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posted by LaminatorX on Monday April 13 2015, @11:30AM   Printer-friendly
from the Livejournal-still-works dept.

From the The Guardian.

Introducing the Sad Puppies...

"The shortlists for the long-running American genre awards, won in the past by names from Kurt Vonnegut to Ursula K Le Guin and voted for by fans, were announced this weekend to uproar in the science fiction community, after it emerged that the line-up corresponded closely with the slates of titles backed by certain conservative writers. The self-styled "Sad Puppies" campaigners had set out to combat what orchestrator and writer Brad Torgersen had criticised as the Hugos' tendency to reward "literary" and "ideological" works.

Today's Hugos, Torgersen has blogged, "have lost cachet, because at the same time SF/F has exploded popularly – with larger-than-life, exciting, entertaining franchises and products – the voting body of 'fandom' have tended to go in the opposite direction: niche, academic, overtly to the Left in ideology and flavor, and ultimately lacking what might best be called visceral, gut-level, swashbuckling fun".

Twenty years ago, he writes, "if you saw a lovely spaceship on a book cover, with a gorgeous planet in the background, you could be pretty sure you were going to get a rousing space adventure featuring starships and distant, amazing worlds". Nowadays, he claims, the same jacket is likely to be a story "merely about racial prejudice and exploitation, with interplanetary or interstellar trappings".

And here we have the Rabid Puppies definitely not mentioning GamerGate:

Another group of allied rightwing campaigners, dubbing themselves the Rabid Puppies and led by Vox Day, real name Theodore Beale, have also added their voices to the block-voting campaign against what Day called "the left-wing control freaks who have subjected science fiction to ideological control for two decades and are now attempting to do the same thing in the game industry".

And finally a bit of Martin:

"Call it block voting. Call it ballot stuffing. Call it gaming the system. There's truth to all of those characterisations. You can't call it cheating, though. It was all within the rules. But many things can be legal, and still bad ... and this is one of those, from where I sit. I think the Sad Puppies have broken the Hugo awards, and I am not sure they can ever be repaired," he wrote.

"If the Sad Puppies wanted to start their own award ... for Best Conservative SF, or Best Space Opera, or Best Military SF, or Best Old-Fashioned SF the Way It Used to Be ... whatever it is they are actually looking for ... hey, I don't think anyone would have any objections to that. I certainly wouldn't. More power to them," he added. "But that's not what they are doing here, it seems to me. Instead they seem to want to take the Hugos and turn them into their own awards."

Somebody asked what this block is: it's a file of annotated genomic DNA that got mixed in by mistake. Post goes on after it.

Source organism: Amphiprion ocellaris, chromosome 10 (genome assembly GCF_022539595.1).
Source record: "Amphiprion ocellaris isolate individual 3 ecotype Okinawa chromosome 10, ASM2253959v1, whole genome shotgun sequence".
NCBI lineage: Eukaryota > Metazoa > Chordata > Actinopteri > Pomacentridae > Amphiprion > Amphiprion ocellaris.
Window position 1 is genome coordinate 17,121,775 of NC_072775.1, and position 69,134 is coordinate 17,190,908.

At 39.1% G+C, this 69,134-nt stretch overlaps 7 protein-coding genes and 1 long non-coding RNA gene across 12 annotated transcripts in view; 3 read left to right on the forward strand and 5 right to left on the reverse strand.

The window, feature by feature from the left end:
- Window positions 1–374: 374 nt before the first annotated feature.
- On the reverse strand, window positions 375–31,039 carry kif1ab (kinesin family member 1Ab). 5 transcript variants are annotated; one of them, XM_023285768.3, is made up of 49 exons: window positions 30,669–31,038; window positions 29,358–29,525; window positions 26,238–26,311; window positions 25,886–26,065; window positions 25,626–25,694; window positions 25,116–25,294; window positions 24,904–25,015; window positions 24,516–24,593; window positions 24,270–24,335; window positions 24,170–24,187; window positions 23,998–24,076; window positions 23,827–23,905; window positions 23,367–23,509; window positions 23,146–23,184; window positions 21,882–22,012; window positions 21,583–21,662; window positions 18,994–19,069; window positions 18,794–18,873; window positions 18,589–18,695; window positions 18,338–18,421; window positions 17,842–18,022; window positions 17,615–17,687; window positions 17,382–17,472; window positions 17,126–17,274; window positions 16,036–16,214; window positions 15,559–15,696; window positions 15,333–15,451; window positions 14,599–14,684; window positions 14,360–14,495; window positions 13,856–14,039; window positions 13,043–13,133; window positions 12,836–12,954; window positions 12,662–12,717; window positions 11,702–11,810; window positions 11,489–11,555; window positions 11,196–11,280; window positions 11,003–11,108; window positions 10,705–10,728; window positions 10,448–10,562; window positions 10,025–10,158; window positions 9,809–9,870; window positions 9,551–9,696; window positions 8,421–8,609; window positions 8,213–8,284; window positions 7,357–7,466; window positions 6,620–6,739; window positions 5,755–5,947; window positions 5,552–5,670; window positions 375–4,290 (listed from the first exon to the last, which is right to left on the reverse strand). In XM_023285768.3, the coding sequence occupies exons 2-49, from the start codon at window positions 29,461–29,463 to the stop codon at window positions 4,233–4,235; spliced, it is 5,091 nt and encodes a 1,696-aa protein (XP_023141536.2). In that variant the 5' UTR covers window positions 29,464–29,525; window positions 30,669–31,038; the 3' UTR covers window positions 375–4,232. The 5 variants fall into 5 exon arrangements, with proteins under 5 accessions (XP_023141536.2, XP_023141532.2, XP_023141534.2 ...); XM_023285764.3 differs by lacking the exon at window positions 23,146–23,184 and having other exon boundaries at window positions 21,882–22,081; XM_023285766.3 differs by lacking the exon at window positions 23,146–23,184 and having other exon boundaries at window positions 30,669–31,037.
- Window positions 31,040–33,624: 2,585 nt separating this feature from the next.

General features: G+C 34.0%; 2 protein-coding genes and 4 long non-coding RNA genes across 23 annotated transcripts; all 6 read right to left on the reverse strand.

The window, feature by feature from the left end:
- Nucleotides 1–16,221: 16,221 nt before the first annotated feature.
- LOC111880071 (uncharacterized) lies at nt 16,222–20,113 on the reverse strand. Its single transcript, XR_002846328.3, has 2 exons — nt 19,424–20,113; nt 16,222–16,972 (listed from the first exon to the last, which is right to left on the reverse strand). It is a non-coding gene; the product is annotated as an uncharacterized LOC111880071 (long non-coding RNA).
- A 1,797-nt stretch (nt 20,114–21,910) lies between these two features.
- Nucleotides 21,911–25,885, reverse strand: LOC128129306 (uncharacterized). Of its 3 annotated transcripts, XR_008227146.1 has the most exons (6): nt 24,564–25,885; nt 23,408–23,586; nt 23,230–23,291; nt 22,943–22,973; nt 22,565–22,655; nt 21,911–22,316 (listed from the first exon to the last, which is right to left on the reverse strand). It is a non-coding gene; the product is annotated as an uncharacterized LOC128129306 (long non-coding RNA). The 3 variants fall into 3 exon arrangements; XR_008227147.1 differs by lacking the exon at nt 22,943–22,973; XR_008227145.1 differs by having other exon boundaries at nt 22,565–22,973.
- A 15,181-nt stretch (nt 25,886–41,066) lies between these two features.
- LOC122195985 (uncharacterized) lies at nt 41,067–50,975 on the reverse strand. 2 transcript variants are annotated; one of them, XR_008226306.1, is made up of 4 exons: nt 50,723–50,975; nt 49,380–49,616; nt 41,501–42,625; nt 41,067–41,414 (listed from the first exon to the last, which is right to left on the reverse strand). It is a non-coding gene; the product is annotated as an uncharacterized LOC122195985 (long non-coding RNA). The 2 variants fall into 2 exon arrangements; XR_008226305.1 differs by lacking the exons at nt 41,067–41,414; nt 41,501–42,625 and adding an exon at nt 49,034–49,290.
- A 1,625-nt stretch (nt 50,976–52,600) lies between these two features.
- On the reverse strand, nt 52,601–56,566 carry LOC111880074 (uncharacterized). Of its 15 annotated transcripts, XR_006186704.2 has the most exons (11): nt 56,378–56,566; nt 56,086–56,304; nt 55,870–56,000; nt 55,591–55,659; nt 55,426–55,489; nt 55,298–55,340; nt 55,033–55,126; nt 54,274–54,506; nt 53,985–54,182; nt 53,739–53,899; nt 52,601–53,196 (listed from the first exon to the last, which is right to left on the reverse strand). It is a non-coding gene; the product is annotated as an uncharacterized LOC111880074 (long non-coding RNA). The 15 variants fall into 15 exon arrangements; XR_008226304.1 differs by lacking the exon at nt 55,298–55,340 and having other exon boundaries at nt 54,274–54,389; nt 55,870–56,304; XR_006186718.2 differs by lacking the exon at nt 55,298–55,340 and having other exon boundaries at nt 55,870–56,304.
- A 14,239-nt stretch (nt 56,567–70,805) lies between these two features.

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  • (Score: 3, Informative) by moondrake on Monday April 13 2015, @09:31PM

    by moondrake (2658) on Monday April 13 2015, @09:31PM (#170006)

    >I'm still trying to figure out how a minority secured a majority of the votes in the nominations

    Where did you read they got a majority (its not in the summary or article AFAICT)? I guess they just got the most votes compared to other candidates. That is pretty unsurprising:

    Strategic voting is a major problem for some voting systems. Including the Hugos. Suppose there are 100 votes and 58 novels. We can go in details and argue about distribution, but the gist of this story stays the same so lets assume the 3 best novels normally each get about 15 votes, the remaining votes (55) go to the 55 remaining ones (some of these people voted on a novel not because it was that good, but because they liked some aspect, perhaps because they though it had a nice political message, but since there are usually several novels for which this applies, things average out), so the remaining novels get just 1-2 votes at max.

    Now, a minority of 20 voters collude together and all vote on the pretty lackluster, but very right wing novel X. It gets 21 votes suddenly!

    Minorities get majorities all the time. Especially when the options are limited. Look at Republicans smiling when there are other moderate independent candidates (or v.v. when there are more conservative independent candidates)

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  • (Score: 2) by Vanderhoth on Monday April 13 2015, @10:28PM

    by Vanderhoth (61) on Monday April 13 2015, @10:28PM (#170039)

    This is a very good point I hadn't considered. The conservative government in Canada won a majority of the government with just 30-39% of the popular vote, so the make up a majority with just a third of all the votes.

    "Now we know", "And knowing is half the battle". -G.I. Joooooe